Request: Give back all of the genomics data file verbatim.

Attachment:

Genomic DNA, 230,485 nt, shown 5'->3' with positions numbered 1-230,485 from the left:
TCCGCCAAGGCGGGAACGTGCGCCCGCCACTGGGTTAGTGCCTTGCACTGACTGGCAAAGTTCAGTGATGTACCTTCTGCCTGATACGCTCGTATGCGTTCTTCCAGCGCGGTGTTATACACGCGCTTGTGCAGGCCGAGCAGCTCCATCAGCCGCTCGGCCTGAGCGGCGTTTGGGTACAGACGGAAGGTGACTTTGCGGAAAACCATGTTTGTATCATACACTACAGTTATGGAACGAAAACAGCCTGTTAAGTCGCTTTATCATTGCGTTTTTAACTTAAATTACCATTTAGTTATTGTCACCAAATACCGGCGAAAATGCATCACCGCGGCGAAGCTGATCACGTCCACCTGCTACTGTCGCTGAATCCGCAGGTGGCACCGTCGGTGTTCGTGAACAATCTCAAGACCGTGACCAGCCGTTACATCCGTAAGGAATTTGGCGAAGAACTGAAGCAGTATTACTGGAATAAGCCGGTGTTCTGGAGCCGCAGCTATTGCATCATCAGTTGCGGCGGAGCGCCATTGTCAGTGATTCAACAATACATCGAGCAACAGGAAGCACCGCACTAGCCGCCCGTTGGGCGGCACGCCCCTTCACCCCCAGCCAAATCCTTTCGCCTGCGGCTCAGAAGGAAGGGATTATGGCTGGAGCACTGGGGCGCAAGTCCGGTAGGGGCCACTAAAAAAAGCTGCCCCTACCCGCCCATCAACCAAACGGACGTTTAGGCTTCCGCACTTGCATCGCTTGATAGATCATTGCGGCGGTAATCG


Genomic DNA, 230,485 nt, shown 5'->3' with positions numbered 1-230,485 from the left:
TCCGCCAAGGCGGGAACGTGCGCCCGCCACTGGGTTAGTGCCTTGCACTGACTGGCAAAGTTCAGTGATGTACCTTCTGCCTGATACGCTCGTATGCGTTCTTCCAGCGCGGTGTTATACACGCGCTTGTGCAGGCCGAGCAGCTCCATCAGCCGCTCGGCCTGAGCGGCGTTTGGGTACAGACGGAAGGTGACTTTGCGGAAAACCATGTTTGTATCATACACTACAGTTATGGAACGAAAACAGCCTGTTAAGTCGCTTTATCATTGCGTTTTTAACTTAAATTACCATTTAGTTATTGTCACCAAATACCGGCGAAAATGCATCACCGCGGCGAAGCTGATCACGTCCACCTGCTACTGTCGCTGAATCCGCAGGTGGCACCGTCGGTGTTCGTGAACAATCTCAAGACCGTGACCAGCCGTTACATCCGTAAGGAATTTGGCGAAGAACTGAAGCAGTATTACTGGAATAAGCCGGTGTTCTGGAGCCGCAGCTATTGCATCATCAGTTGCGGCGGAGCGCCATTGTCAGTGATTCAACAATACATCGAGCAACAGGAAGCACCGCACTAGCCGCCCGTTGGGCGGCACGCCCCTTCACCCCCAGCCAAATCCTTTCGCCTGCGGCTCAGAAGGAAGGGATTATGGCTGGAGCACTGGGGCGCAAGTCCGGTAGGGGCCACTAAAAAAAGCTGCCCCTACCCGCCCATCAACCAAACGGACGTTTAGGCTTCCGCACTTGCATCGCTTGATAGATCATTGCGGCGGTAATCG